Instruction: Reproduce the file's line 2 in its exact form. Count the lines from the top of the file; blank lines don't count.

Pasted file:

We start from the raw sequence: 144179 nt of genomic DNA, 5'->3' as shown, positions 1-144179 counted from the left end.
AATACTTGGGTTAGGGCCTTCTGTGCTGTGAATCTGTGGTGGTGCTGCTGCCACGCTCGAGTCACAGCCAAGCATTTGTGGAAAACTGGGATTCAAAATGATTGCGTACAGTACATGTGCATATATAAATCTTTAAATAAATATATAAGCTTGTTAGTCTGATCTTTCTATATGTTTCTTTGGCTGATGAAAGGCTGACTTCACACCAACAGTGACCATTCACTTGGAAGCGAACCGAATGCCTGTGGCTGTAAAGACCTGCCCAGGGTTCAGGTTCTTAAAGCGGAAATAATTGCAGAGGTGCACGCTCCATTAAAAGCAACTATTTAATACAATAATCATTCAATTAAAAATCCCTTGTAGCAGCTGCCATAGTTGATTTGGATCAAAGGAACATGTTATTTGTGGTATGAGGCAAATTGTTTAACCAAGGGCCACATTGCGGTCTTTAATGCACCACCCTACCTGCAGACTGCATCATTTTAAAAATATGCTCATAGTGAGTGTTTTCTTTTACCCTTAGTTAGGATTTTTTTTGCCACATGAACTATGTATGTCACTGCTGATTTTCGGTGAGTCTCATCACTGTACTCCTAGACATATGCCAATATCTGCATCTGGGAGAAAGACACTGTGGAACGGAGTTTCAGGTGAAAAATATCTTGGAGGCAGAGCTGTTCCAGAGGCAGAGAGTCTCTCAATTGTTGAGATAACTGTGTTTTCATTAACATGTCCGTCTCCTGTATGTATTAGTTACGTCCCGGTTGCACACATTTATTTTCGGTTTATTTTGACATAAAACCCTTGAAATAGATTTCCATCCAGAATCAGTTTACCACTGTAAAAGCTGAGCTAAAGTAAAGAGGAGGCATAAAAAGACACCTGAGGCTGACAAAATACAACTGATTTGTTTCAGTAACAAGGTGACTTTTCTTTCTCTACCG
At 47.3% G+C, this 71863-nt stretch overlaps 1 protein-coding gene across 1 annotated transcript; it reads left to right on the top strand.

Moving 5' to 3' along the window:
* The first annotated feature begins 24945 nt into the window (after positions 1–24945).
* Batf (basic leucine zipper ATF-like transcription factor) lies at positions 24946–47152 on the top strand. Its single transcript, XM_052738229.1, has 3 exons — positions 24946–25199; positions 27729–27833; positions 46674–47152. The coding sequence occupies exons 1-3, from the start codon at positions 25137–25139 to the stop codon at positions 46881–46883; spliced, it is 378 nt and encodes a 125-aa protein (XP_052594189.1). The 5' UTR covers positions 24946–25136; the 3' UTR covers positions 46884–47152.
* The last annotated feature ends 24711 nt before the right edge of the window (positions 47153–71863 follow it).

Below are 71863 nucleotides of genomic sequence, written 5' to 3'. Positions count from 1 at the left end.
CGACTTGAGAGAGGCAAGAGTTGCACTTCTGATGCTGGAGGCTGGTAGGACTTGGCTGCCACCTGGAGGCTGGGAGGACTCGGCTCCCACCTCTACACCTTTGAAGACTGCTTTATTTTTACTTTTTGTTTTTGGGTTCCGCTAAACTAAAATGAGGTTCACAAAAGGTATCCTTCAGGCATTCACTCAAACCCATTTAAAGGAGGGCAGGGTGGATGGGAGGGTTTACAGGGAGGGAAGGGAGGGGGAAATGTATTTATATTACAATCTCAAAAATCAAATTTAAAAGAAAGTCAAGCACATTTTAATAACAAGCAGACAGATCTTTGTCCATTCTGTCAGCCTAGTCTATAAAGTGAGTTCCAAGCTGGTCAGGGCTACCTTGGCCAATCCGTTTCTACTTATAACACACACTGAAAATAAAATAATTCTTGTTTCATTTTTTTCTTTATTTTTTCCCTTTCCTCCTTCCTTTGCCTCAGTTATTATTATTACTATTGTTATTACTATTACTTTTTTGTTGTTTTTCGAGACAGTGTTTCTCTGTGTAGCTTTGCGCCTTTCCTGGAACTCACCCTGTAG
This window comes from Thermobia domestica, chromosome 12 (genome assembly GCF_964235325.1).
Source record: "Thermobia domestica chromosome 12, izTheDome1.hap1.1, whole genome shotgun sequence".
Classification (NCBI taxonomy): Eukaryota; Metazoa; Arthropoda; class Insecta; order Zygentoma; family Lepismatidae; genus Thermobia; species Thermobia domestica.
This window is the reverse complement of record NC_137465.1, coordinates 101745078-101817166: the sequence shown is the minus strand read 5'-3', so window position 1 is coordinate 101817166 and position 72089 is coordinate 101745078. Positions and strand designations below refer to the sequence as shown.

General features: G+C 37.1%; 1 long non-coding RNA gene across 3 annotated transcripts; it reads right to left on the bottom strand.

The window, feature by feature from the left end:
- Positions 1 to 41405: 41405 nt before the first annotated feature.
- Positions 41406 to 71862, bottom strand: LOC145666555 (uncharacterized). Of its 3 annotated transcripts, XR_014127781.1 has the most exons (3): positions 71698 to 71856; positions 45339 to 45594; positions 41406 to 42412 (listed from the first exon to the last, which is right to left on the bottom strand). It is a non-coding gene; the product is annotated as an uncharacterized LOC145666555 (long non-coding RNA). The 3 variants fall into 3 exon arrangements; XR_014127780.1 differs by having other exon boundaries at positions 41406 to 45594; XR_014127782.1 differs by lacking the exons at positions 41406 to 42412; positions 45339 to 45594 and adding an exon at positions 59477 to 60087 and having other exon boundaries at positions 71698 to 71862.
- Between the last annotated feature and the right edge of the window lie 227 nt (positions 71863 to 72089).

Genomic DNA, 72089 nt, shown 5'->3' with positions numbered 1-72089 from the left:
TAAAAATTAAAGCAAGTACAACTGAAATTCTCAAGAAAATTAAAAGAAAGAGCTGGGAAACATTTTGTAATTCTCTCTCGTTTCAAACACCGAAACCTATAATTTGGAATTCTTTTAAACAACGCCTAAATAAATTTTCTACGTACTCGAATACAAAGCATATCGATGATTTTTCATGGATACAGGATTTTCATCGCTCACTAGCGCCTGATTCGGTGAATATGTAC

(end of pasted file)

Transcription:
AATACTTGGGTTAGGGCCTTCTGTGCTGTGAATCTGTGGTGGTGCTGCTGCCACGCTCGAGTCACAGCCAAGCATTTGTGGAAAACTGGGATTCAAAATGATTGCGTACAGTACATGTGCATATATAAATCTTTAAATAAATATATAAGCTTGTTAGTCTGATCTTTCTATATGTTTCTTTGGCTGATGAAAGGCTGACTTCACACCAACAGTGACCATTCACTTGGAAGCGAACCGAATGCCTGTGGCTGTAAAGACCTGCCCAGGGTTCAGGTTCTTAAAGCGGAAATAATTGCAGAGGTGCACGCTCCATTAAAAGCAACTATTTAATACAATAATCATTCAATTAAAAATCCCTTGTAGCAGCTGCCATAGTTGATTTGGATCAAAGGAACATGTTATTTGTGGTATGAGGCAAATTGTTTAACCAAGGGCCACATTGCGGTCTTTAATGCACCACCCTACCTGCAGACTGCATCATTTTAAAAATATGCTCATAGTGAGTGTTTTCTTTTACCCTTAGTTAGGATTTTTTTTGCCACATGAACTATGTATGTCACTGCTGATTTTCGGTGAGTCTCATCACTGTACTCCTAGACATATGCCAATATCTGCATCTGGGAGAAAGACACTGTGGAACGGAGTTTCAGGTGAAAAATATCTTGGAGGCAGAGCTGTTCCAGAGGCAGAGAGTCTCTCAATTGTTGAGATAACTGTGTTTTCATTAACATGTCCGTCTCCTGTATGTATTAGTTACGTCCCGGTTGCACACATTTATTTTCGGTTTATTTTGACATAAAACCCTTGAAATAGATTTCCATCCAGAATCAGTTTACCACTGTAAAAGCTGAGCTAAAGTAAAGAGGAGGCATAAAAAGACACCTGAGGCTGACAAAATACAACTGATTTGTTTCAGTAACAAGGTGACTTTTCTTTCTCTACCG